The central fatigue hypothesis suggests that during prolonged exercise, the increased plasma free-tryptophan (f-Trp) concentration may lead to an increased rate of synthesis of brain serotonin (5-HT). This may impair central nervous system function and cause increased perceptions of fatigue and deteriorate exercise performance.
Two-fold increases in plasma concentrations of f-Trp have resulted in a 20% and 53% increase in brain Trp and forebrain Trp respectively. In addition, it has been suggested that 5-HT is involved in the stimulation of PRL release. The aim of the present thesis was to examine the relationship between the main peripheral markers of central fatigue, namely venous concentrations of f-Trp and prolactin (PRL), under three different experimental conditions. It was hypothesised that the changes in venous concentrations of f-Trp and PRL would exhibit similar patterns. Plasma f-Trp concentration increased by 110% after 2 h of cycling in normobaric hypoxia at a workload corresponding to 55% of FO2max determined
in normobaric normoxia (P < 0.05). Serum PRL concentration did not differ between trials but the mean concentration increased at 30 min post exercise (P < 0.05).
Following highintensity exercise for 30 s, plasma f-Trp concentration decreased by 23.5% (P < 0.05), whereas serum PRL concentration did not change (P > 0.05). Oral administration of L-Trp was followed by an increased plasma f-Trp concentration of 920%, however, plasma PRL concentrations decreased by 32.6% at the same time-point (P < 0.05). Analysis of functional magnetic resonance imaging of the brain demonstrated a different pattern of brain activation while subjects performed the interference task of the counting Stroop test following L-Trp ingestion. From these results it can be proposed that central fatigue is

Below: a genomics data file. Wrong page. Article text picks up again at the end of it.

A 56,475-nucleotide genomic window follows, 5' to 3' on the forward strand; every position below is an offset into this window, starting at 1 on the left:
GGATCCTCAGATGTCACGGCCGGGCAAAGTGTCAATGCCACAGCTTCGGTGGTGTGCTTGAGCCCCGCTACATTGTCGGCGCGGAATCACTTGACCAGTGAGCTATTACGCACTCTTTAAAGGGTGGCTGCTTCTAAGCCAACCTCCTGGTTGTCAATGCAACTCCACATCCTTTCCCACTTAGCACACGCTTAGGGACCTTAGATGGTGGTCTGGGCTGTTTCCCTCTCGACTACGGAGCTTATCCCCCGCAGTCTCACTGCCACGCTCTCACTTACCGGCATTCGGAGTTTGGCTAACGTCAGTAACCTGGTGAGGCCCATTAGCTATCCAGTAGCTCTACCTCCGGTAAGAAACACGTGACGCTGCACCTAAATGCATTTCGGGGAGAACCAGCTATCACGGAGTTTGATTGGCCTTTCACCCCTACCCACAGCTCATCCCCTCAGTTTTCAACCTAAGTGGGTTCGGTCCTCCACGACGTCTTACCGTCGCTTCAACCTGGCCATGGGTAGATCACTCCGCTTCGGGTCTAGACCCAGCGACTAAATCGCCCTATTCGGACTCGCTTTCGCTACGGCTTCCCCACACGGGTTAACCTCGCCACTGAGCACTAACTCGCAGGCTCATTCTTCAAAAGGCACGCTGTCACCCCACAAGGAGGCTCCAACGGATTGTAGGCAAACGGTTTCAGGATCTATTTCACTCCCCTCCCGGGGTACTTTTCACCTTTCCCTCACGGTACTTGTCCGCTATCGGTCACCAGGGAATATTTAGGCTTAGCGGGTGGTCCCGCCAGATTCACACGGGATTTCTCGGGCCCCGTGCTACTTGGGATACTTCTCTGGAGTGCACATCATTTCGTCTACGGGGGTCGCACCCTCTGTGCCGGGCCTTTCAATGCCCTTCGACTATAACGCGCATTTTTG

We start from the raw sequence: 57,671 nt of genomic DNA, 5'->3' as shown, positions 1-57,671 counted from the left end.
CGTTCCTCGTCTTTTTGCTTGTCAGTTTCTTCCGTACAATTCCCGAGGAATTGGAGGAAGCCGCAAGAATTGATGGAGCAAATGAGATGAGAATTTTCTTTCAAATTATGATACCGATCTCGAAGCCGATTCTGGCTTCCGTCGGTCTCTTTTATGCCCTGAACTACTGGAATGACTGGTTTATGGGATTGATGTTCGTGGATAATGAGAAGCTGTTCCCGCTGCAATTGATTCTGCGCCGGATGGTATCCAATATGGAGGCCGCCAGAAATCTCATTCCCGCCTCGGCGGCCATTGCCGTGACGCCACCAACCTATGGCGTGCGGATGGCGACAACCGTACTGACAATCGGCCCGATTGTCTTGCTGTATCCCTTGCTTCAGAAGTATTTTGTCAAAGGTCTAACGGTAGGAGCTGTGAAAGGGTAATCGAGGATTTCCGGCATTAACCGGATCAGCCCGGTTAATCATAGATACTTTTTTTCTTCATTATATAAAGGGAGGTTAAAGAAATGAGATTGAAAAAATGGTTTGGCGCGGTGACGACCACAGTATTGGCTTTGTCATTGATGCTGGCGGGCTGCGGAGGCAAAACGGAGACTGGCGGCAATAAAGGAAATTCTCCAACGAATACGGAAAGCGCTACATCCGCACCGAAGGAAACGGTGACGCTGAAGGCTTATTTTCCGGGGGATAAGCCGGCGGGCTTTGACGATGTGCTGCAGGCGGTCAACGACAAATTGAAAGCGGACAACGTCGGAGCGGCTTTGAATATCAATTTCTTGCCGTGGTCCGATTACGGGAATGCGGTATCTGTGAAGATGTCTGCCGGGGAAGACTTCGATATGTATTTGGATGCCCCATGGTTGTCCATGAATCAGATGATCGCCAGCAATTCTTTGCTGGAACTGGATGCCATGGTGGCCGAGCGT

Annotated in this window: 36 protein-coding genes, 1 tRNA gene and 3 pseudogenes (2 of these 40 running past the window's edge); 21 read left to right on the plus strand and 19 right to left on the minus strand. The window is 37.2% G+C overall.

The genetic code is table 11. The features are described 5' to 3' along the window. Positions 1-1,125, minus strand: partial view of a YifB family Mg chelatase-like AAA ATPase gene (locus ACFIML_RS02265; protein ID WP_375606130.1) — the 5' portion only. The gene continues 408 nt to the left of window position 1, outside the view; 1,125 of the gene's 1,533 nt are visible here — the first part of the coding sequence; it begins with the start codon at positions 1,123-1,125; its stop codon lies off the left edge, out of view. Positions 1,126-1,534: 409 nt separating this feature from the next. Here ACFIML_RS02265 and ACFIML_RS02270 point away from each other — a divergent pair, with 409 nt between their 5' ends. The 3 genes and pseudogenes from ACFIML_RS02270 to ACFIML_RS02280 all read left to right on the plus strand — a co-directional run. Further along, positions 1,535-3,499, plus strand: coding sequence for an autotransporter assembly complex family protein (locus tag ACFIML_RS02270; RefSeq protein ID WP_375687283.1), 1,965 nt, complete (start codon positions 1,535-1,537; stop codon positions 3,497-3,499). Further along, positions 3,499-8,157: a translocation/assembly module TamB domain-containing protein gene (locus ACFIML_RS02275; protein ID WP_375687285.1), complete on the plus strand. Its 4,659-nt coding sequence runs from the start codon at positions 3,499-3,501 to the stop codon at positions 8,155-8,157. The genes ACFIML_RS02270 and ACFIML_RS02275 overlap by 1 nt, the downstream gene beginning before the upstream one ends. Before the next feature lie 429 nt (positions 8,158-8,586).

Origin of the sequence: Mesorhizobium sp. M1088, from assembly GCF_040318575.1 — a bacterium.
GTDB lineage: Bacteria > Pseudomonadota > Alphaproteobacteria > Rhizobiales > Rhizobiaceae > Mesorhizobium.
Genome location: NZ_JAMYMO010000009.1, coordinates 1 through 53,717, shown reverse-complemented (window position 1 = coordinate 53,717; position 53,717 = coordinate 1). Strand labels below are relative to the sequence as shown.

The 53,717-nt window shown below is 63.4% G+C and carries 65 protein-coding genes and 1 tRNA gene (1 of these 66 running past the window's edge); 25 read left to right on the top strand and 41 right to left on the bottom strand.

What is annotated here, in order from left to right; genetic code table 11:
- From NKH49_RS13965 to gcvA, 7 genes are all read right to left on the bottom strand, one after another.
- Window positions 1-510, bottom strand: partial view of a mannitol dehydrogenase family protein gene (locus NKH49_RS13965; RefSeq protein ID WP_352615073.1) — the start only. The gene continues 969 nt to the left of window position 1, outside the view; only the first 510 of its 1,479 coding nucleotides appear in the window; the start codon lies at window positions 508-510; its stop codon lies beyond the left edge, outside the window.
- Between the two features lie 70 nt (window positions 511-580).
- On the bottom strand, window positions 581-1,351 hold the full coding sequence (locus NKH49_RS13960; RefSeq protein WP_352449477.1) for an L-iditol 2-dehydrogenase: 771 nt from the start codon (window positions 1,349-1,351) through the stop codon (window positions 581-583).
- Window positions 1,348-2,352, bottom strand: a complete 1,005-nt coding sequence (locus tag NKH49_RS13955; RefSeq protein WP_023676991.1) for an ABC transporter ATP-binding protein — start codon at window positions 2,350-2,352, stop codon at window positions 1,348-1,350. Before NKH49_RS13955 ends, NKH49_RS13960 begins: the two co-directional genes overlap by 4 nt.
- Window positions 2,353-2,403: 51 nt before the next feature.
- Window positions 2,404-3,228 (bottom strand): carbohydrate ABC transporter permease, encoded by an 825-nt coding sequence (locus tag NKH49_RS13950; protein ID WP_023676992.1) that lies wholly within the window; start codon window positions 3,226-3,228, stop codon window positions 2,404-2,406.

likely not to play any part during high-intensity exercise lasting 30s. However, the 110% and 920% increase in plasma f-Trp concentration during prolonged exercise in normobaric hypoxia and following oral administration of L-Trp respectively may have led to an increased rate of brain 5-HT synthesis, although venous concentrations of PRL were not in support of this increase.
There may be many reasons for the lack of relationship between the two peripheral markers of central fatigue, including an effect of the catecholamines on
inhibiting PRL secretion. During oral ingestion of L-Trp, the increased plasma f-Trp concentration may also have caused the increased brain activation in the areas known to house 5-HT neurones, and for the unique pattern of brain activation when performing a cognitive task. It remains to be established whether the increased f-Trp concentration, and unique brain activation pattern is evidence of fatigue originating within the brain.
|Date of Award||Dec 2002|
|Supervisor||Damian Bailey (Supervisor)|
- Serotoninergic mechanisms